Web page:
{10}   Love (Eph 5:21-33)



The new community must demonstrate both new standards and new relationship. The rest of this book deals with new relationship, first between visible, tangible human beings (husband/wife, parents/children, masters/servants) and then the relationship to invisible, intangible demonic beings).

What is the point of peace in the church if there is no peace in the home? The divine family ceases to be a credible concept if it is not itself subdivided into human families which display God’s love. Sadly, few Christians know how high and mysterious is the call of God to marriage! In a culture which screams “do whatever feels good” and “me first”, it is especially difficult, even as followers of Jesus, to give our marriage the time and energy which it deserves—or even the commitment it takes to make it last. As in all other aspects of the Christian life, the community, the new creation of God, is vital in marriage.

Here, Paul marevellously combines doctrine with practical instruction about marriage, as he enters into the topic of new relationships in this new society of God. If our Christian faith is of any practical value, it must teach us how to behave Christianly at home.


Question: Whether you are married or single, when is it hard for you to humbly submit your will to that of another person?



5:21-33            The bond in marriage



5:21     FOR EVERYONE: The overarching theme for this passage is to submit to each other in marital relationship. Some Bible scholars believe that this verse is a continuation of the previous passage, that is, it is 4th result of a Spirit-filled life. The support for this is that the word “submit” is a present participle like the other three verbs above. If so, submitting is to be a general attitude of Christians. On the other hand, it is more likely that this verse belongs to this passage because there is no verb at all in v.22 because the call for submission in v.21 is intended to be carried over to this verse. Moreover, the 3 relationships described below are also characterized by submission. Wives are told to submit to the hubands (5:22); children are told to obey the parents (6:1); slaves are told to obey the masters (6:5).

Submission is often neglected and despised in this age of liberation and rights. Yet, it is based on humility which all Christians should demonstrate, particularly church leaders.

How do we react to the quest of liberty in the present age. [1] We should welcome such development because it is true in history and in many cultures even today that liberty was unjustly deprived from classes of people: women were exploited and oppressed; children were suppressed and squashed; workers were unjustly treated, being given inadequate wages and working conditions (worst of all, slavery). [2] We have to admit that the church sometimes helped to perpetuate some forms of human oppression. [3] We have to understand that human oppression is against God’s will as can be seen from the attitude of Jesus Christ towards women and children. [4] Excessive quest for freedom and rights is unbiblical; first, freedom must always couple with responsibility (as can be seen from passages below); second, excessive quest for freedom results in the suppression of freedom of others, for example, secularists’ insistence on the freedom from religion (or actually the coercion of the society to accept the supremacy of the religion of secular humanism) deprives Christians of religious freedom (such as restriction of public expression of our faith).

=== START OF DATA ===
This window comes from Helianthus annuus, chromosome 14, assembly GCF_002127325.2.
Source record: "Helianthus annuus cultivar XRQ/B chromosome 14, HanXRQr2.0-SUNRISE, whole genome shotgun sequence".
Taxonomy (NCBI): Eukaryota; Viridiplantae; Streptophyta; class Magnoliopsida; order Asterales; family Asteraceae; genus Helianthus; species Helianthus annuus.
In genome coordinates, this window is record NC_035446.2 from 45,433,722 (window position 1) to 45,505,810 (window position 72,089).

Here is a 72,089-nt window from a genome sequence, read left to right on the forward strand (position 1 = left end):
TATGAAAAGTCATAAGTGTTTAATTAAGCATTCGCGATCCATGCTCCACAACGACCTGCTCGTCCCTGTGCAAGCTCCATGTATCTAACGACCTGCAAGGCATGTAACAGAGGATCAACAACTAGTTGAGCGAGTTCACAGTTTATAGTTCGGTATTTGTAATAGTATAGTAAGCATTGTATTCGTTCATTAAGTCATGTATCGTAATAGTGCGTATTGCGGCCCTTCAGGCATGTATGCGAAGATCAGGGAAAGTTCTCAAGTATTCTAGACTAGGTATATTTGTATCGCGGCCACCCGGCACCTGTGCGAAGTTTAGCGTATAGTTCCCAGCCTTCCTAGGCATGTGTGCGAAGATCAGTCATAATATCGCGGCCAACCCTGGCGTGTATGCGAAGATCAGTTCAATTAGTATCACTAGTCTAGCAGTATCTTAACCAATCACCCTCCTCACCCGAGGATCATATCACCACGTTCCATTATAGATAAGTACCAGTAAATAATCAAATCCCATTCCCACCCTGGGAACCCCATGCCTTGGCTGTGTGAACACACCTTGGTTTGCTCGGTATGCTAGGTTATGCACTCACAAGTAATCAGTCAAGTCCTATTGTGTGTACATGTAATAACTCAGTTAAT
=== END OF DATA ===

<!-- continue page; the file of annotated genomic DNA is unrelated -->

Before talking about submission, we have to accept 3 Biblical truths: [1] “dignity” of womanhood, childhood, and servanthood; [2] “equality” before God of all human beings; [3] “unity” of all Christian believers, as fellow-members of God’s family and of Christ’s body.

Submission is not another word for inferiority. Submission is based on different roles that God put us in. Roles are different from persons which are characterized by the 3 truths above. Martin Luther said, “The man who is called Hans or Martin is a man quite different from the one who is called elector or doctor or preacher.” When someone assumes a God-appointed leadership role, he has a certainly God-given authority. It must be stressed that all authorities originate from God. Submission is a humble recognition of the divine ordering of the society. That is why the reason for mutual submission in this verse is “out of reverence for Christ”.

Because God is the originator of authorities, the authority of husbands, parents, and masters is not unlimited. If they misuse their God-given authority, a Christian is obligated to refuse to submit as a result of our higher submission to God. Peter said, “We must obey God rather than men.” (Ac 5:29)

How is the divinely delegated authority to be used? It must never be used selfishly, but always for the benefits of the other party. The Bible lays down the reciprocal duties in each pair of relationship. While the requirement of submission presupposes an authority, yet the word “authority” (Gr. exousia) is not used once in this passage. On the contrary, Paul warns them against improper use of their authority, forbids them to exploit their position, and urges them to remember their responsibilities both to God and to the other party: husbands are to love their waves and care for them (5:28-29); parents are not to provoke their children but bring them up sensitively (6:4); masters are not to threaten their slaves, but treat them with justice (6:9).

Of course, the submission refers to an attitude of the heart. Just as described above, we do not submit to others in everything. The same applies to the command to obey the leaders in Heb 13:17. The key to follow this command is to have a willingness to submit which is actually more difficult than simply submission in action.

“Out of reverence for Christ” is more precisely “in the fear of Christ”. Here is Paul’s declared belief in the deity of Christ since the regular OT requirement was to live “in the fear of God.” (see also Ro 9:5; Titus 2:13)

5:22     FOR WIVES: Wives are to submit to the headship of the husband. One reason given for this command can be found in 1Co 11:3-12 in which the order is based on creation in Gen 2. Paul points out that woman was made after man, out of man, and for man. Although Paul adds that man is also born from woman, so that man and woman are dependent on one another. The emphasis of the  passage is on the order, mode and purpose of the creation of Eve. Since man’s position of authority is based on the original intention of creation, it can not be superceded by the argument of cultural application (such as the argument on veiling) and should still be applied today. However, this applies only in marriage, not to man-woman relationship in general.